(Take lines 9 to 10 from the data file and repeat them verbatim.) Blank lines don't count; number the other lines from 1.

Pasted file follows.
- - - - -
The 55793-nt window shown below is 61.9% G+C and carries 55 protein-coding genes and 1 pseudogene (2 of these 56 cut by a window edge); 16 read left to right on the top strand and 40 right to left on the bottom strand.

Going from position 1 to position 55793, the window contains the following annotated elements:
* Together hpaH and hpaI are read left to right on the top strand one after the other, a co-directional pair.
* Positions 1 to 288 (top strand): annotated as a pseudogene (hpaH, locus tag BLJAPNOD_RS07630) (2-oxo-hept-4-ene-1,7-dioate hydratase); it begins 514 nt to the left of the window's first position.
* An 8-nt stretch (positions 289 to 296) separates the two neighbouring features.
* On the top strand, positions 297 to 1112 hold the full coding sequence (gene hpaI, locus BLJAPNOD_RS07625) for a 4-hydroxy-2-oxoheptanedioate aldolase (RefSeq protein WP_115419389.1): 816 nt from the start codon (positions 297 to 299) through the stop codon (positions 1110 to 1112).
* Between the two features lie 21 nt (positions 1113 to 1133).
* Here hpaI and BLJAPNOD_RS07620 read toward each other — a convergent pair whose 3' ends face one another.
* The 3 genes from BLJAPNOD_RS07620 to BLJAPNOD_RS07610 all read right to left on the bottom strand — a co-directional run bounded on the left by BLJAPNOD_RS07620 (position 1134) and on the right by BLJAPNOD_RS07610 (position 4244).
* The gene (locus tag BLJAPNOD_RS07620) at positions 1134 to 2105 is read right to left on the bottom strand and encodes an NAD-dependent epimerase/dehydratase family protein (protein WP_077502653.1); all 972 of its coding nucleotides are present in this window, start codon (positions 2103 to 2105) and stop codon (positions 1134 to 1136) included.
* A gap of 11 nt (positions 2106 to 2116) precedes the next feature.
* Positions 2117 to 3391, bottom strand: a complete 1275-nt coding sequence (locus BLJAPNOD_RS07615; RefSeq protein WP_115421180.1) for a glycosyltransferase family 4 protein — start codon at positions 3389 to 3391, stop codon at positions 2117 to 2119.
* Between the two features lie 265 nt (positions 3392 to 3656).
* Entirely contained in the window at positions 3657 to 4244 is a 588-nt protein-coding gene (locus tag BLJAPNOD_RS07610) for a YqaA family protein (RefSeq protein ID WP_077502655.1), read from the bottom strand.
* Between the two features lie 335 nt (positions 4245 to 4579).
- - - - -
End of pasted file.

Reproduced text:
* The 3 genes from BLJAPNOD_RS07620 to BLJAPNOD_RS07610 all read right to left on the bottom strand — a co-directional run bounded on the left by BLJAPNOD_RS07620 (position 1134) and on the right by BLJAPNOD_RS07610 (position 4244).
* The gene (locus tag BLJAPNOD_RS07620) at positions 1134 to 2105 is read right to left on the bottom strand and encodes an NAD-dependent epimerase/dehydratase family protein (protein WP_077502653.1); all 972 of its coding nucleotides are present in this window, start codon (positions 2103 to 2105) and stop codon (positions 1134 to 1136) included.